The story thus related by the old chief is strongly like other traditions of the tribes who were here. Andrew J. Blackbird (Mack e-te-be-nessy, son of the Ottawa chief, Mack-a-de-pe-nessy), in his history of the Ottawas and Chippewas, relates traditions of his own ancestors very similar in some points; as, for instance, he tells of their belief in supernatural visitations; of the loss of a child from among those who came first from the east up to the great lakes, which they believed was taken to a deep cavern; and of the finding by one of their noted chiefs, over two hundred and fifty years ago, of a large copper kettle, which they preserved as a sacred relic, and used for great feasts. He says the traditions give no reason for the movement of the Ottawas at an early period toward the Northwest, but the supposition that it was to get away from their deadly enemies, the Iroquois of New York. Blackbird tells of the destruction, with terrible slaughter, of an Ottawa community at Arbor Croche, a continuous village some fifteen miles long, the home of forty thousand Indians or more. (This estimate of size and population of that village is undoubtedly very greatly overdrawn).

His account in several respects agrees with other legends as to the course of those people southward along the western side of this peninsula, and the driving out by them of the earlier occupants, the Prairie tribes. The village of which he speaks was along or near the lake shore north of Little Traverse Bay. The paucity of material is an effectual bar to any satisfactory outcome from the study of early Indian history. Nearly all that has been discovered lies wrapped in mythological tradition.


The houses of the Indians in their wild estate were neither hovels nor palaces. They knew no distinction of wealth or of poverty. They builded themselves nests of the most primitive pattern and the simplest uniformity. Many people of the present age have seen their huts of the original style of construction and material; but the great majority have not. The isolated family house was a wigwam, sometimes circular and sometimes angular in form on the ground, and sloping to an apex or a central ridge, where was a small opening which served for a chimney and skylight. Usually it was made of small saplings set in rows in the ground to form the sides, bent and tied together at the top, and these again covered or thatched with brush, or with bark, or with flags and rushes, as a protection against wind and rain.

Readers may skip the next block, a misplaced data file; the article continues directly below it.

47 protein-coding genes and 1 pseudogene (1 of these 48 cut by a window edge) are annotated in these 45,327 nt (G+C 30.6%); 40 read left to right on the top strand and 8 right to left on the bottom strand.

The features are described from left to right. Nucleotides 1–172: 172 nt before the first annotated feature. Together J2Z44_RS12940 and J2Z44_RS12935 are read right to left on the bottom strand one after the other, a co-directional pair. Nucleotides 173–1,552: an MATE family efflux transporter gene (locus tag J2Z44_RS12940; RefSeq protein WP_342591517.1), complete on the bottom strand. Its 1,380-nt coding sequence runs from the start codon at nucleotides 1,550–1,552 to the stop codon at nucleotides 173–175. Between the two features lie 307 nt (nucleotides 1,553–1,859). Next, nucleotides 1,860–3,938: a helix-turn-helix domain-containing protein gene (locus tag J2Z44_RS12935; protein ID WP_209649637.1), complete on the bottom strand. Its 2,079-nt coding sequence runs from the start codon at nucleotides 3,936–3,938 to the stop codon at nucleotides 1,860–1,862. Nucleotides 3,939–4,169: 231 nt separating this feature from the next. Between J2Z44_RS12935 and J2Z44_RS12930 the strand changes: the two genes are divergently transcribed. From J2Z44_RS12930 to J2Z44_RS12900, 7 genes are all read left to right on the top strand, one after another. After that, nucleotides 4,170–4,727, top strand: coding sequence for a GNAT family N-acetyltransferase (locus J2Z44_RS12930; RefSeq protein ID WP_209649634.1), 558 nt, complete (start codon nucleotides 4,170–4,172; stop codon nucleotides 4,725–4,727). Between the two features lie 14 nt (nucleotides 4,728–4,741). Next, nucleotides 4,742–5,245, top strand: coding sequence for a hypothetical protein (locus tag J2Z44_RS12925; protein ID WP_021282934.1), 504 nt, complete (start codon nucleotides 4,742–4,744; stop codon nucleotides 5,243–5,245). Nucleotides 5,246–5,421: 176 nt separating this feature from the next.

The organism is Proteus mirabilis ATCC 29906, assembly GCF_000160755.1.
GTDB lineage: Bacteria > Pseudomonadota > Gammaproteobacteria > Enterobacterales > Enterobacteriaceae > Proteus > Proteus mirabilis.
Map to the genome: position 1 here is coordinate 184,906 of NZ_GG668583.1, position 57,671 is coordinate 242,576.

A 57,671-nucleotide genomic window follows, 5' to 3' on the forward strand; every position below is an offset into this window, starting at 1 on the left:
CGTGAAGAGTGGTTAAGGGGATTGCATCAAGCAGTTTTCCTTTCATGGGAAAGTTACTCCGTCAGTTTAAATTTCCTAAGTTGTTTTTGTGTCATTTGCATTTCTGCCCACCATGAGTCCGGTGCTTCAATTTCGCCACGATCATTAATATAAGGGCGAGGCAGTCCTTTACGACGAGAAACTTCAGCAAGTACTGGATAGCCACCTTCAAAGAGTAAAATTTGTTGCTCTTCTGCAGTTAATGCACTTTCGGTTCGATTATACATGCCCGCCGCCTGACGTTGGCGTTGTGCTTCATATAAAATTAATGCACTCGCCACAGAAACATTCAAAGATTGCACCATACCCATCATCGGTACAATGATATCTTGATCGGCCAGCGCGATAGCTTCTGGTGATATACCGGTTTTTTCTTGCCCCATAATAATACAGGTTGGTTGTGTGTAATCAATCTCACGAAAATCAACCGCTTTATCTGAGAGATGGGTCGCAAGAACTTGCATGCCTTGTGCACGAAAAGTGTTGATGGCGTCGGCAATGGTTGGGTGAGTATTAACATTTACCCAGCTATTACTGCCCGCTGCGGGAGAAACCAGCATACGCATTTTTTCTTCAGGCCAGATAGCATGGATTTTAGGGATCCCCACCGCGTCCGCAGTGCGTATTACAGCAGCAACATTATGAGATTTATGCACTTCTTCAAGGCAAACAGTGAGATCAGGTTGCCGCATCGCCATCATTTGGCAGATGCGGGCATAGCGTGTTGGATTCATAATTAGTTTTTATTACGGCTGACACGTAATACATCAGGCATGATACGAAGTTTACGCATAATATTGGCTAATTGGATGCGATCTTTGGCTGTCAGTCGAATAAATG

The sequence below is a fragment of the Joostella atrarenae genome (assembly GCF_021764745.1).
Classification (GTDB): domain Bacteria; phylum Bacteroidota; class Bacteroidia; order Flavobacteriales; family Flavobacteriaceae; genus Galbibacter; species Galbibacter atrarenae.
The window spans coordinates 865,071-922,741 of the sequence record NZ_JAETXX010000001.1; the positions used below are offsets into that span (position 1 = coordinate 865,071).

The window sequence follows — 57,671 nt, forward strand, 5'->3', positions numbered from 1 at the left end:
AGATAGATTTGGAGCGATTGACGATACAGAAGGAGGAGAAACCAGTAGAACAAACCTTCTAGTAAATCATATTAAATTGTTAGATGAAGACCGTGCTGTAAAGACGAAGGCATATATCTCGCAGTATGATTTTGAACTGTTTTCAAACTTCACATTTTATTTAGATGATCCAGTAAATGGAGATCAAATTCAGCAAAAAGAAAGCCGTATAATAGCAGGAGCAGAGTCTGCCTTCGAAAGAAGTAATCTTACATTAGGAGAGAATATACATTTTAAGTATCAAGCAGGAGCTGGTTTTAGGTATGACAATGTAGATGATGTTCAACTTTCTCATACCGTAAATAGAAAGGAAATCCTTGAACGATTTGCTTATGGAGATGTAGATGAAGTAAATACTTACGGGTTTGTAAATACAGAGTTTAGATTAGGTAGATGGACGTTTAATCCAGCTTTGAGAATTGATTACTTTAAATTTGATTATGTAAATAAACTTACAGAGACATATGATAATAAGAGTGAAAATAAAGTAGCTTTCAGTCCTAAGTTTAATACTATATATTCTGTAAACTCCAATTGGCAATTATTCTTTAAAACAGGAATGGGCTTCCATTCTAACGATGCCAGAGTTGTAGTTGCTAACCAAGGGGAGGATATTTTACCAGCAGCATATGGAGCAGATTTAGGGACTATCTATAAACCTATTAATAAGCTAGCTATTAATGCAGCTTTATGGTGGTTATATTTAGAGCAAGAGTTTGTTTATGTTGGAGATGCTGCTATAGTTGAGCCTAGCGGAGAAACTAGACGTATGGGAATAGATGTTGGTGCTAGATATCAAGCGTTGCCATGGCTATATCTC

Few, except in their villages, were larger than sufficient to hold one or two dozen persons closely crowded, with a small space in the center for the fire over which their game was roasted or their corn was cooked. Heated stones, instead of ovens or pans or kettles, were their cooking utensils. Sometimes, in moving about, the poles for the frame work of the wigwam were moved also, for, before they had iron implements, with only stone hatchets and rude copper knives the work of cutting or breaking the bushes for use was no trifling labor. Inside the hut and under its sloping sides were rude benches constructed of poles and brush, a little raised from the ground, on which with skins of wild beasts, and with matting of reeds and grass and bark and small twigs dextrously woven by the squaws, they made beds.

Literally it was but a trifling matter when they wished to move to take up their beds and walk. A small colony might plant themselves in the spring by a stream where fish and muskrats abounded, and four months afterward be many miles away, in the same huts, transported and made anew; the males in their hunting grounds and many of the females by their little cornfields, or where berries and nuts could be gathered. Some tribes, in villages, built very large or rather very long wigwams, or houses, which would shelter dozens of persons, or perhaps as many families. The wigwam of an old Ottawa chief at Arbor Croche, in the beginning of the 19th century, was sixty or seventy feet long; and some early explorers tell of seeing such habitations three or four times that length in the Indian villages of the Iroquois, Algonquins, and other tribes. These were often in shape like an arbor overarching a garden walk. The frame work of the sides was formed of saplings set in rows, with tops bent inward and lashed together.